Review of Reviews,  8 (1893), 351–60.

The Progress of the World



Regular Feature, Editorial, News-Commentary


Positivism, Politics, Experiment, Disease, Sanitation, War, Science Communication, Psychical Research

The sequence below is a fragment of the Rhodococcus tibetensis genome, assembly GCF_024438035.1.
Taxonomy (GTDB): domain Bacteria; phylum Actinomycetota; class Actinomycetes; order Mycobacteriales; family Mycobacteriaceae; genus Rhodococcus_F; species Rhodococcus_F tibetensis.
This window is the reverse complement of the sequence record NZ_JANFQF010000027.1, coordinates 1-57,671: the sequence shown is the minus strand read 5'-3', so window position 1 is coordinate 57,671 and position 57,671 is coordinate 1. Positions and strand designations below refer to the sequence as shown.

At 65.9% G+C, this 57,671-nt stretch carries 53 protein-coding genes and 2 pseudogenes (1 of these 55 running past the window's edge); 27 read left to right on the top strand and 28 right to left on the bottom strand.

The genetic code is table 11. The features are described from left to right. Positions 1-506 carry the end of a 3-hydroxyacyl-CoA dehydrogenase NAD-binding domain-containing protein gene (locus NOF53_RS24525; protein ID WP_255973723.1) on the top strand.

Reports that Brazil was recently made 'the scene of a crucial experiment' in which a 'little knot of Positivist professors' founded 'a republic, in which the whole political system of Auguste Comte was applied en bloc, and in detail'. This experiment, which is rather like seeing 'Mr. Frederic Harrison by a sudden fluke installed as a virtual dictator at Westminster', has plunged the country into civil war. (351) Notes that, after the outbreak of cholera in the East, some 'sanitarians in Western Europe are discussing whether or not it would be justifiable for civilisation to compel the Sultan, even at canon's mouth, to carry out radical sanitary reforms in Mecca' (359), and observes that a 'main drainage scheme for Mecca is an object which, to say the least, is as much worth while going to war about as most of the objects for which sovereigns and nations fight. But the hygienists have not yet the ironclads of the world at their disposal' (359–60). Complains that the meeting of the British Association for the Advancement of Science at Nottingham featured 'a diet of papers containing very little of sensational interest', as well as 'a rather long and dreary discourse by Dr. Burdon-Sanderson'. The Psychical Congress at Chicago was also 'somewhat disappointing', although 'the respect with which its deliberations were received by the Press indicates a growing sense of the value and importance of studies which a short time ago were regarded as the favourite jest of the man in the street'. (360)

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